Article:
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Too many cooks a recipe for political disaster in Thailand

Who will be the next Thai prime minister? That is the immediate question. The next issue, possibly more pressing and relevant, is how he or she will govern a Thailand divided by increasingly fragmented politics and vacillating rule of law.

Prime Minister Prayuth Chan-ocha at a Palang Pracharath Party's campaign rally in central Bangkok in March.

Prime Minister Prayuth Chan-ocha at a Palang Pracharath Party's campaign rally in central Bangkok in March.

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Who will be the next Thai prime minister? That is the immediate question. The next issue, possibly more pressing and relevant, is how he or she will govern a Thailand divided by increasingly fragmented politics and vacillating rule of law.

The race to Government House is now entering the final straight with parliament is scheduled to convene for the first time later this month.

Although many people have come to the foregone conclusion that the incumbent General Prayuth Chan-ocha will return due to the support of the 250 senators appointed by his military regime, the emergence of alternative candidates indicates there may be more to the game than immediate power grabbing.

It's true most of what we are seeing is part of the process of negotiations, with even harder bargaining and trading going on behind the scenes.

At this point, there should be no question the Palang Pracharath Party (PPRP) is determined to form a government at all costs.

The problem is that since the pro-regime party failed to win a majority of seats, even though it enjoyed quite a few advantages over other parties, its negotiating power has been weakened.

Indeed, the PPRP did not even win enough seats to claim the legitimate right to lead a coalition. However, it has remained in the game, relying on the military regime's predominant power to shore up its decidedly lame claim that it won the popular vote.

The coalition it is likely to propose will almost certainly only enjoy a super-slim majority, if it even has one at all.

Yet, the PPRP has no choice but to soldier on to "die another day". And the costs of going against the grain are stacking up quickly.

Not only will the PPRP-led coalition have to consist of more than 20 parties, which is a headache in itself, but the grand plan is also not possible without support from the Bhumjaithai and Democrat parties.

Kingmaker is a sweet role to play. Even more so considering the PPRP-led coalition desperately needs shoring up.

With only about 255 MPs in hand, including those from Bhumjaithai and the Democrats, the PPRP bloc may prevail with its choice of prime minister, but it will definitely run into difficulties when it comes to major votes as the government.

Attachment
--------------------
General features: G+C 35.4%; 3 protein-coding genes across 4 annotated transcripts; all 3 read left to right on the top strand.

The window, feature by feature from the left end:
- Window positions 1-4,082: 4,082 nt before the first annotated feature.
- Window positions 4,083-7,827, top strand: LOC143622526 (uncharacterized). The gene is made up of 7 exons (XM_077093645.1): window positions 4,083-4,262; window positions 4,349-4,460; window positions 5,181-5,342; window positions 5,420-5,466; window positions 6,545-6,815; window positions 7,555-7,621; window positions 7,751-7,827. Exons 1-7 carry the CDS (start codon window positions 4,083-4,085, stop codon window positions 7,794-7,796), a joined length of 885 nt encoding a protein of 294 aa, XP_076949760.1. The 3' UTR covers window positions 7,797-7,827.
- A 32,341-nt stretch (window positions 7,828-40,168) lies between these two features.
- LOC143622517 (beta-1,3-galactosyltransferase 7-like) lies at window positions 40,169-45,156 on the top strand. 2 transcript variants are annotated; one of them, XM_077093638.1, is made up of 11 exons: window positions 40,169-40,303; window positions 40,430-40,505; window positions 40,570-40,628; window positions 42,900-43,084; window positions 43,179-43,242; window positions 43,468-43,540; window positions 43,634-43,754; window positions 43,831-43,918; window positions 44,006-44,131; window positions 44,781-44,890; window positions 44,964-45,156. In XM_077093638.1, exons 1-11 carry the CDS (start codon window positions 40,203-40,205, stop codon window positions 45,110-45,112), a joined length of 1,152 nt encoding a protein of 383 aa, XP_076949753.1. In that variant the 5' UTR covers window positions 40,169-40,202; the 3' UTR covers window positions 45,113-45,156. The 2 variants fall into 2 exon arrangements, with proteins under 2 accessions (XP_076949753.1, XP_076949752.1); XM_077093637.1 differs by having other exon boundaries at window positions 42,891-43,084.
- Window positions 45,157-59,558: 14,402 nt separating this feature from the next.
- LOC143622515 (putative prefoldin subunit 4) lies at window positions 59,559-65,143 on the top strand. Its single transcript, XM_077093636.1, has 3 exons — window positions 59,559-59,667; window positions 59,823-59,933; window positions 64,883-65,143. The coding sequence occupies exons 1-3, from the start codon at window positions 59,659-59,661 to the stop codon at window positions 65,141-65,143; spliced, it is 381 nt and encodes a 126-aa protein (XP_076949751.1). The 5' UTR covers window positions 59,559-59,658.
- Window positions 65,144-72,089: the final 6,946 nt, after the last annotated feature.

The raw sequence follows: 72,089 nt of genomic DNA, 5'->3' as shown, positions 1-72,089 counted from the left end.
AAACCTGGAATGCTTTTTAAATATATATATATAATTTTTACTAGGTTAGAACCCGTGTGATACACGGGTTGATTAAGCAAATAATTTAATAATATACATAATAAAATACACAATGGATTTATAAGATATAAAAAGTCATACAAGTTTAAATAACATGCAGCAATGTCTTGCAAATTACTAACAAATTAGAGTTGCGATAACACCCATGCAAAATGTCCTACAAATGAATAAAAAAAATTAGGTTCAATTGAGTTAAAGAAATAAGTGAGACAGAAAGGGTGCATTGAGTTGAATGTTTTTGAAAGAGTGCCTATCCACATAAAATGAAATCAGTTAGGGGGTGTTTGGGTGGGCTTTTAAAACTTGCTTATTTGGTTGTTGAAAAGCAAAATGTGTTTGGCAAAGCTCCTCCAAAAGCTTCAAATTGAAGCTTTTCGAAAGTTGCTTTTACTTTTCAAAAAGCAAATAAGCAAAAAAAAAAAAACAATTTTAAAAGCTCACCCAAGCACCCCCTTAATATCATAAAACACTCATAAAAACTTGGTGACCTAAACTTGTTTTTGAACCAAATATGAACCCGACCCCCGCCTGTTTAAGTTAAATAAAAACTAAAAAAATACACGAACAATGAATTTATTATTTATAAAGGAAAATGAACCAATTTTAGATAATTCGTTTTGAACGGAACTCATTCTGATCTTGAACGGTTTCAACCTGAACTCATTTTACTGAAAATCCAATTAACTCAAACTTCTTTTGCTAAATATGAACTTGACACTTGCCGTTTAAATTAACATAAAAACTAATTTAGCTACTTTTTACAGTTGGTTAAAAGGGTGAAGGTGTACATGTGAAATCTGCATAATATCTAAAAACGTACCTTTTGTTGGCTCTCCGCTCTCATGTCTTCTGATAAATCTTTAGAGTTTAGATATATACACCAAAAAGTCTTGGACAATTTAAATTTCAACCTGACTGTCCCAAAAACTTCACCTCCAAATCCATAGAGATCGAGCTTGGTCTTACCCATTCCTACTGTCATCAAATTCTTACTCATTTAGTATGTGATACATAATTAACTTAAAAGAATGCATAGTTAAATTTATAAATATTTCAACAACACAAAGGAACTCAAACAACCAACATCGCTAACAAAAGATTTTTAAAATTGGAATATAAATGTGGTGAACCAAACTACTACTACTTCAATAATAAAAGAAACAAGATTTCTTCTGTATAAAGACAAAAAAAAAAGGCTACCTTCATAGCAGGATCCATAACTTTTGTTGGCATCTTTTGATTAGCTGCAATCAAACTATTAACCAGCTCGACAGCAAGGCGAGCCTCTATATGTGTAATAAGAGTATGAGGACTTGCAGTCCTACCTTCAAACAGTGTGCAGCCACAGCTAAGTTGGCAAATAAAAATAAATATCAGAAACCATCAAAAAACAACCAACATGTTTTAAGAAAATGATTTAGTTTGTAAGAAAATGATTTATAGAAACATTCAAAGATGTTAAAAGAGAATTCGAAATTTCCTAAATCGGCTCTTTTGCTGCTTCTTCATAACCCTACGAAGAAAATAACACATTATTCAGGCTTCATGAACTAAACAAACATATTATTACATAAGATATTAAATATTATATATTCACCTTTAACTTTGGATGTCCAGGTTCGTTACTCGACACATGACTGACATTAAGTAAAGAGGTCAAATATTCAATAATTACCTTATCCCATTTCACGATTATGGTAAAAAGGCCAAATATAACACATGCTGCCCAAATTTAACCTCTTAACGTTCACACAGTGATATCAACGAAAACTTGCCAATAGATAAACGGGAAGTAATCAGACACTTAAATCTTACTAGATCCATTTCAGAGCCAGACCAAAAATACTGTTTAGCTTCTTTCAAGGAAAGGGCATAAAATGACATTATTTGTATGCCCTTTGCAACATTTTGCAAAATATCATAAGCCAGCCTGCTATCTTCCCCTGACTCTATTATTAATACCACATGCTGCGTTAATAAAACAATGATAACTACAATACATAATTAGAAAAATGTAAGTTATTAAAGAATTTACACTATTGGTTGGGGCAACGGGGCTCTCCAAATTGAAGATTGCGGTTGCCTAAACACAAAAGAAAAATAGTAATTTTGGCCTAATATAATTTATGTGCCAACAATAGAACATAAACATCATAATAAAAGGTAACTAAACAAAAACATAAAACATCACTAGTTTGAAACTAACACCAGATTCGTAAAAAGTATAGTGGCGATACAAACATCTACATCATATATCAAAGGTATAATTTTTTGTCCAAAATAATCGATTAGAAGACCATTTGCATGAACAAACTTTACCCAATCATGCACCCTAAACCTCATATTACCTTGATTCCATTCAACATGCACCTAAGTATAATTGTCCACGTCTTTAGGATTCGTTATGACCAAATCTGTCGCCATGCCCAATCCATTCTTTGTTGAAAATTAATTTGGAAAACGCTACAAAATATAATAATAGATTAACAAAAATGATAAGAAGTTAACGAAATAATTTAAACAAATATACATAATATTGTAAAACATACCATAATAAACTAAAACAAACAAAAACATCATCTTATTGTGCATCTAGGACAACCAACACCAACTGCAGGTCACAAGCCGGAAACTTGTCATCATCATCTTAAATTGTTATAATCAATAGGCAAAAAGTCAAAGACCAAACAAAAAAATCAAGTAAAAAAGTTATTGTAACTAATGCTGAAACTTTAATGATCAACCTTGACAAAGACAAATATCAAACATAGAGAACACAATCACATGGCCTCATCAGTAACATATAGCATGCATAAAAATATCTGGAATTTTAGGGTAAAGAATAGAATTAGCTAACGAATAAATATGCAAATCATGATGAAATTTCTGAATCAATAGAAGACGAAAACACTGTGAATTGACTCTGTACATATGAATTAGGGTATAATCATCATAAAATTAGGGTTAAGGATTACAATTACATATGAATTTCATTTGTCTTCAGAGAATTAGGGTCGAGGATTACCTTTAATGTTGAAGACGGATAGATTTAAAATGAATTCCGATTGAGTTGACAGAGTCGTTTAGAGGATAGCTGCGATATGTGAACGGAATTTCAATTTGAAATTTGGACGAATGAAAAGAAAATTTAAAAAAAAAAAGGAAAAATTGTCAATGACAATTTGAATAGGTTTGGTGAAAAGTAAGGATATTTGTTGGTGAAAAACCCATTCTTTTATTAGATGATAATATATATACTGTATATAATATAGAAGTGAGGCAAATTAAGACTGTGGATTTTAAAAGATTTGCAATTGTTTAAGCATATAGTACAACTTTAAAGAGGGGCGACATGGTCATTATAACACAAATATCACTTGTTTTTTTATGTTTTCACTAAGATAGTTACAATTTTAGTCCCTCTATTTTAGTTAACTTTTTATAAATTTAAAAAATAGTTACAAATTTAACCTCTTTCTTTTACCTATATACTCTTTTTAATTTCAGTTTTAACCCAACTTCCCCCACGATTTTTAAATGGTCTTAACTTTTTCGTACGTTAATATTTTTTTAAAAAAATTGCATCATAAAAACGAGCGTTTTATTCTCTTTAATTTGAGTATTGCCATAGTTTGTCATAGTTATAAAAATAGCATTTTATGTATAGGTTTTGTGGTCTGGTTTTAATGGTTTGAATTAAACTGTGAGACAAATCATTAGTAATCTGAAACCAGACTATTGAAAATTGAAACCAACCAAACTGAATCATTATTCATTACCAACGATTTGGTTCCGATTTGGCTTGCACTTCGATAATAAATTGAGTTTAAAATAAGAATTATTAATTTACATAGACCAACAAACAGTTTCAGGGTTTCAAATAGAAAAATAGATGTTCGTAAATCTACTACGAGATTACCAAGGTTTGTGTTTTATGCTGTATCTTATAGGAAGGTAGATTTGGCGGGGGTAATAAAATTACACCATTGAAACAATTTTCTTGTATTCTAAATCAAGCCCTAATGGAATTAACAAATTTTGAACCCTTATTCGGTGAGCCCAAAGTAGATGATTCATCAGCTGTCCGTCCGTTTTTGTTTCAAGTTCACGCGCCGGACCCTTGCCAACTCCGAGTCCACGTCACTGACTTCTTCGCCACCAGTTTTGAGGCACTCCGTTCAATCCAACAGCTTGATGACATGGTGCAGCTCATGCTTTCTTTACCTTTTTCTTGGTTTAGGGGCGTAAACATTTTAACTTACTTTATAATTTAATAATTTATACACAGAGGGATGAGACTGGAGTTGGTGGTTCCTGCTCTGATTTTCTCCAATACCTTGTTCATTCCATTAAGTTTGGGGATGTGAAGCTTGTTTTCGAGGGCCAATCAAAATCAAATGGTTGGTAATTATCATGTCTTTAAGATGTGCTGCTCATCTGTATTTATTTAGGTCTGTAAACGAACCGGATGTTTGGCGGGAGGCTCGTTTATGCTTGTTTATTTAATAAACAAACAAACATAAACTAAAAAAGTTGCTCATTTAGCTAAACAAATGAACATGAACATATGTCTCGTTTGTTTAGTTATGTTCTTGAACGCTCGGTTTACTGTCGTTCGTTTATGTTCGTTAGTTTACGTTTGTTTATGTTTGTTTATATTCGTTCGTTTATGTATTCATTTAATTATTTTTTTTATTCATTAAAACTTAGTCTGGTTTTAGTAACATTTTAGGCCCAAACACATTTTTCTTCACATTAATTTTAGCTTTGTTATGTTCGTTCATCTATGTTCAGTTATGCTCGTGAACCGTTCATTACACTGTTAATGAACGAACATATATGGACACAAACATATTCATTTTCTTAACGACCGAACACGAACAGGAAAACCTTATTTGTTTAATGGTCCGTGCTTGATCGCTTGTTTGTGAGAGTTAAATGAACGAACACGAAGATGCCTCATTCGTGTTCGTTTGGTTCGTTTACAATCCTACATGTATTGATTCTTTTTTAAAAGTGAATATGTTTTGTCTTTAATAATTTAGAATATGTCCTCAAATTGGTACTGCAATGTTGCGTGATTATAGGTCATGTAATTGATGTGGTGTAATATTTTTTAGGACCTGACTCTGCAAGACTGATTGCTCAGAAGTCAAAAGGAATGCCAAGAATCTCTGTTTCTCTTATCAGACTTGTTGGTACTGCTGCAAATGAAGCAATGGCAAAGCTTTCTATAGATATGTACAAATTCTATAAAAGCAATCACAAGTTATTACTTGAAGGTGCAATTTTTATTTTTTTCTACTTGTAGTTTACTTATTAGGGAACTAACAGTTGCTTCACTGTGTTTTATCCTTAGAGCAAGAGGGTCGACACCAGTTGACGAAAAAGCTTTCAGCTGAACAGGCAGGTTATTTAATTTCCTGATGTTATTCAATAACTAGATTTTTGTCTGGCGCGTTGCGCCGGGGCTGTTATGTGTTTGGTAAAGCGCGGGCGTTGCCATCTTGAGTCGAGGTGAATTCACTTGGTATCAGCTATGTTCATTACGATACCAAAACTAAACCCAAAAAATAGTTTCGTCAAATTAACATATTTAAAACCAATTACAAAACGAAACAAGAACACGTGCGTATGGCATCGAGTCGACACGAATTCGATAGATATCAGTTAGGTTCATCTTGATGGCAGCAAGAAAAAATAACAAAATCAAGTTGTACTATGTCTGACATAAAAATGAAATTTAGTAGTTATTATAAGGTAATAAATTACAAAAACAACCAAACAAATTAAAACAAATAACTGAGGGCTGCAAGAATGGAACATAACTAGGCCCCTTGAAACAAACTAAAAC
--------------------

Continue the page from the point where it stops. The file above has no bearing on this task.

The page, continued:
Lobbying will be hard and its performance is unlikely to be sterling. Too many cooks usually spoil the broth. Too many parties in a coalition make for fierce competition and conflict.

Every party has its own agenda. Who can make sure they will work together and produce tangible results that meet the public's needs?

In short, this is a shaky coalition. Naturally, it will take a lot to entice the precious swing blocs to join a presumably unstable coalition with many small partners and possibly a short lifespan.

The PPRP may believe it can make an offer that coalition partners can't refuse. But the reality is staring at its coalition partners too.

How far should the target parties go to please the PPRP and military regime when it has become clear from the election results that the ultraconservative bloc does not enjoy hegemonic power? What if the new government is short-lived and another election must be called? Will the hard-line Gen Prayuth still appeal to voters by that time?

News that a "third" alliance, in addition to the two existing ones led by PPRP and Pheu Thai, is being brokered, with Bhumjaithai leader Anutin Charnvirakul as an alternative candidate to become the next PM, suggest that the negotiations may not play out in favour of the PPRP.

Truth be told, this so-called third alliance, with Mr Anutin stealing the premiership, is still a long shot. The news could very well be just another ploy to push the PPRP to yield even more to potential coalition partners who are merrily playing the field.

And all this is without even mentioning the role of the Democrats, whose former leader Abhisit Vejjajiva made a public stance of not supporting Gen Prayuth to be the next prime minister.

If the country's oldest party has to do an about-turn, will it break the party apart? What will be the Democrats' long-term viability and political platform if they are accused of supporting a military dictatorship, or helping it to stay on in power, under a semi-democratic cloak?

As these negotiations rumble on, the main point of discussion is inevitably which portfolio will go to which party.

Beyond the power squabbling, however, are issues that concern the public, that dictate why we need a democratic government from the start.

What will the new PM do to make Thailand more inclusive? What will the next government do to help an increasingly diversified country realise its potential?

We Thais deserve to know that much. BANGKOK POST

 

ABOUT THE AUTHOR:

Atiya Achakulwisut is a political columnist at Bangkok Post. She joined the Post in 1991 and was previously its deputy editor.

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Thai politics Thailand Prayuth

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